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May 30, 1990 | CHARLES CHAMPLIN, TIMES ARTS EDITOR
The gulf between the sound you hear in a first-rate cinema and the sound you hear at home from a videocassette or a laser disc is as between night and day, or at very least late dusk and day. Where is the sense that you are in the middle of the sound, or that a jet is roaring past your left shoulder, or just that not all the talkers are clustered in the center of the room?
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ENTERTAINMENT
May 30, 1990 | CHARLES CHAMPLIN, TIMES ARTS EDITOR
The gulf between the sound you hear in a first-rate cinema and the sound you hear at home from a videocassette or a laser disc is as between night and day, or at very least late dusk and day. Where is the sense that you are in the middle of the sound, or that a jet is roaring past your left shoulder, or just that not all the talkers are clustered in the center of the room?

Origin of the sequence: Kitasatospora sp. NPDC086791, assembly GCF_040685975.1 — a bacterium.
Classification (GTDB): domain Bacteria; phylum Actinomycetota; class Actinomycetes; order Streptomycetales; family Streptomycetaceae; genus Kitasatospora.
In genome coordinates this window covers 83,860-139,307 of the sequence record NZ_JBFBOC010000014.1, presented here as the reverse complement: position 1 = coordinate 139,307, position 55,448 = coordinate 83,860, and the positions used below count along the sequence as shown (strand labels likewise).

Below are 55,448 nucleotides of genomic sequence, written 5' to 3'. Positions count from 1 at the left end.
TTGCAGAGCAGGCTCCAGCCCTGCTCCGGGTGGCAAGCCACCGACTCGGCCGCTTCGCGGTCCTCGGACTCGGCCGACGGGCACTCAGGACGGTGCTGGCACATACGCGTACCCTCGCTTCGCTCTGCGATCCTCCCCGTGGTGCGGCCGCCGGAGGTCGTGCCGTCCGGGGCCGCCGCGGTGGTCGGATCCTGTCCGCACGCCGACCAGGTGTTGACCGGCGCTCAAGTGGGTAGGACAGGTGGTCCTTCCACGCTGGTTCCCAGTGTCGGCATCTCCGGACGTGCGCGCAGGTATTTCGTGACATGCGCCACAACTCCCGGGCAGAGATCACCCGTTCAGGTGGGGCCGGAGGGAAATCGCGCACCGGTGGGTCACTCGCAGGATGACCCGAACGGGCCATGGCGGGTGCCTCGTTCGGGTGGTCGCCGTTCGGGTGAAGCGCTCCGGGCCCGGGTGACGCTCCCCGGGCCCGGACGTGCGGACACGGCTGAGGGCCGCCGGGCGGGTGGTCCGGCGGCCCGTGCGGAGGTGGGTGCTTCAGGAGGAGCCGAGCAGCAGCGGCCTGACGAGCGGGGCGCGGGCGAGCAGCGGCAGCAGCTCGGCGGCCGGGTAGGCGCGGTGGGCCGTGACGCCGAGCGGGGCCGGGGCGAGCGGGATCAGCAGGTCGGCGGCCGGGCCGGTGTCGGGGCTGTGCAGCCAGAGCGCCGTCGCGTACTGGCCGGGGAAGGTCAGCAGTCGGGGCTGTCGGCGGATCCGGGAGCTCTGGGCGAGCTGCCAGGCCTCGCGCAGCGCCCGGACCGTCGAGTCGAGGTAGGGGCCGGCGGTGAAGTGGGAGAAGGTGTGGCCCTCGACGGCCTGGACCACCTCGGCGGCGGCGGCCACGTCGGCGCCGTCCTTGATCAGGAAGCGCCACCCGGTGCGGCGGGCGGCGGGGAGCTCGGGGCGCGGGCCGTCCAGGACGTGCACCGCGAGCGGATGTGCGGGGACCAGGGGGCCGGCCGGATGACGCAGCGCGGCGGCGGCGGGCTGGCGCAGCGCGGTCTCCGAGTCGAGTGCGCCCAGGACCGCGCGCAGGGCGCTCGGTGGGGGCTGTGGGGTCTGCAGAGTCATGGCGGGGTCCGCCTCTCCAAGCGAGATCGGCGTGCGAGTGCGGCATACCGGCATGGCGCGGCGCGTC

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ENTERTAINMENT
February 21, 1992 | BARBARA SALTZMAN, TIMES STAFF WRITER
For once, the hyperbole may be justified. Francis Ford Coppola's "Apocalypse Now" (1979) has been touted as "a new depth of sound in home video." In its new wide-screen laser-disc version (Paramount/Pioneer, $45, 155 minutes, 20 chapter stops), the film puts you in the middle of the Vietnam War with sound so realistic that it takes your breath away.
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